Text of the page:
A Year Around the World — Our travel itinerary

Its so hard to believe that in two days we’ll be flying to Bermuda for our friends’ wedding and kicking off our year of travel!

We’ve been talking about this trip for years, so our planned itinerary came together really organically. After kicking off our adventure in Bermuda for a few days we’ll be flying across the Atlantic (through Amsterdam and Delhi) to Kathmandu, Nepal. From there we’ll spend our first month trekking in Nepal around the Annapurna Circuit and heading up to Annapurna Base Camp. After a month in Nepal we’ll fly to Singapore to kick off a couple months in SE Asia. 

Nothing is 100% set in stone, but here’s our plan:

  • May 3 – May 8: Bermuda (Lisa & Steve’s wedding!)
  • May 10 – June 9: Nepal
  • June through August: SE Asia! (Singapore, Malaysia, Thailand, Laos, Cambodia, Vietnam)
  • September: Hong Kong & China (We’re planning a route from Shenzhen to Beijing looping counter clockwise through western China)
  • End of September/beginning of October: Trans-Mongolian railroad from Beijing to Moscow with stops in Mongolia
  • October: A couple weeks in Russia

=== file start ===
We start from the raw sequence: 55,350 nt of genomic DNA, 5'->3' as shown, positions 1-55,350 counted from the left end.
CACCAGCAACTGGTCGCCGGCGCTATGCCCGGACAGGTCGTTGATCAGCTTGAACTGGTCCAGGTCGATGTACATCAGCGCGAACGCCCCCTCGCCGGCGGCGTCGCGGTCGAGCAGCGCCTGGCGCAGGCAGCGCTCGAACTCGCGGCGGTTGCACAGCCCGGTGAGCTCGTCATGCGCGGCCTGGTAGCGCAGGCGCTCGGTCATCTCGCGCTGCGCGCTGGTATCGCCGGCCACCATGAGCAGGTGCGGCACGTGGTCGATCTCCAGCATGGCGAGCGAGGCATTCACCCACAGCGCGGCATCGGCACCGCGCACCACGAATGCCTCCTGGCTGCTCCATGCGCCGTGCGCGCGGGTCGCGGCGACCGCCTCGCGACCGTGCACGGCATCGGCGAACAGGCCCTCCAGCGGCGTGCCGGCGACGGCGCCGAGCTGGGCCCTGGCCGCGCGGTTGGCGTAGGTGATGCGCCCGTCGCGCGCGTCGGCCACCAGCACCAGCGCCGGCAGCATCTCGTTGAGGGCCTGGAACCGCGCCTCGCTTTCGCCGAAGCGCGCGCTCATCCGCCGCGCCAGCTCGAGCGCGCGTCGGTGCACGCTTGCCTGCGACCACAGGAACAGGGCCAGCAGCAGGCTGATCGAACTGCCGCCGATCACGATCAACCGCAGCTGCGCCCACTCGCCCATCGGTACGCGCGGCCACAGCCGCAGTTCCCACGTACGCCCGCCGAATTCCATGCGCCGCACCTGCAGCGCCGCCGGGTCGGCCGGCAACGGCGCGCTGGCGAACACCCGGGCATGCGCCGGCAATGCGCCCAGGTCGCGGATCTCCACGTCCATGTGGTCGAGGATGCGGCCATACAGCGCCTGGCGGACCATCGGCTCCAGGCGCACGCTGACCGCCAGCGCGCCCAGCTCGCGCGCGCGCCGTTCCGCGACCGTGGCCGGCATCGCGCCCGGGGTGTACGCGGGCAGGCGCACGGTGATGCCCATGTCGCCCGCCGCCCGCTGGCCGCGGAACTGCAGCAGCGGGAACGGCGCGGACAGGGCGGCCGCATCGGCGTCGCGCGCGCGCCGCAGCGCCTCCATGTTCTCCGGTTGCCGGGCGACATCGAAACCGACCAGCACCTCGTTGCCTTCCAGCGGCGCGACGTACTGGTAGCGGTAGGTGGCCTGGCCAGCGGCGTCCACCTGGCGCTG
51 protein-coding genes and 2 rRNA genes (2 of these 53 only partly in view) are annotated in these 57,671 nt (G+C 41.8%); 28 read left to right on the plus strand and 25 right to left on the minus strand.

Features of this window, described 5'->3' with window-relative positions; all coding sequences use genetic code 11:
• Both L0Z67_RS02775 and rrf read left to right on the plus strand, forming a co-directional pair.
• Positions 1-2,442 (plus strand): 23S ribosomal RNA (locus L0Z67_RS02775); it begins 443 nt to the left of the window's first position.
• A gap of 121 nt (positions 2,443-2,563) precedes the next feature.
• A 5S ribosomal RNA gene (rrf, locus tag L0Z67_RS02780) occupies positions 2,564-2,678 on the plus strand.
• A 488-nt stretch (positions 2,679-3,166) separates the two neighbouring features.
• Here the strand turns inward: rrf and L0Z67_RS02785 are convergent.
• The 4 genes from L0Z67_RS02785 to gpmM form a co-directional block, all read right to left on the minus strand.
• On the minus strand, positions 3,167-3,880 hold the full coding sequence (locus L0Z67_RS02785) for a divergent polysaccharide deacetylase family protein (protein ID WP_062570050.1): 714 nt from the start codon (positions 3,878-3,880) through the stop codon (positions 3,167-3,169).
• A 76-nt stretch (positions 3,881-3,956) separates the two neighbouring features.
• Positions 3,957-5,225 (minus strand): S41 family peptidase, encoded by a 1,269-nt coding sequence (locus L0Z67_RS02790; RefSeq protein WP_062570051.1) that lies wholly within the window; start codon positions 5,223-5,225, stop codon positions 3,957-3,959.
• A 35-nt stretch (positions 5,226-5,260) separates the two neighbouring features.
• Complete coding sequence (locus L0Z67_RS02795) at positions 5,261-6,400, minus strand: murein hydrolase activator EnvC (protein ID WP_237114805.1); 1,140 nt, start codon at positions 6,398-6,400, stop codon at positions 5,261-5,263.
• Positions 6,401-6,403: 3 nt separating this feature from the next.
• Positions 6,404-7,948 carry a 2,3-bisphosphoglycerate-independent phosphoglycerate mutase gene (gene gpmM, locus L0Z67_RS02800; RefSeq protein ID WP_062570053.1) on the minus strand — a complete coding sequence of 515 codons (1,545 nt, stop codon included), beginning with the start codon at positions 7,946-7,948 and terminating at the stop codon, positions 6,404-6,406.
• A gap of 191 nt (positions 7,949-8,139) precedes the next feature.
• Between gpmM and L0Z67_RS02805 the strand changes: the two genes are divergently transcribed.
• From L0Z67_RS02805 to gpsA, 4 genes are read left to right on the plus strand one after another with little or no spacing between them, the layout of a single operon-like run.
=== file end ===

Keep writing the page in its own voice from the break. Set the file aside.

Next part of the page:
• Mid-October – November: The Baltics & Eastern Europe (Finland, Estonia, Latvia, Lithuania, Poland, Ukraine, Moldova, Romania)
  • December: Greece & Italy
  • January: Morocco & Spain
  • February: Fly to South America to start last leg of trip
  • February – March: A month in Argentina and Chile mainly in Patagonia
  • Mid-march – May: Bolivia, Peru, Ecuador
  • Mid May 2018: Home!

We appreciate any thoughts, suggestions, contacts in these places!

I have also thought about posting a packing list because I know that’s something a lot of people have asked us about and I see it is a popular topic on other travel blogs. But, I think it makes more sense to hold off until we’ve been on the road a bit because I bet things will change.

With that, we’ll try to post every week or so with photos and what we’re up to and do a recap of each country.

And now, back to packing. See you on the other side!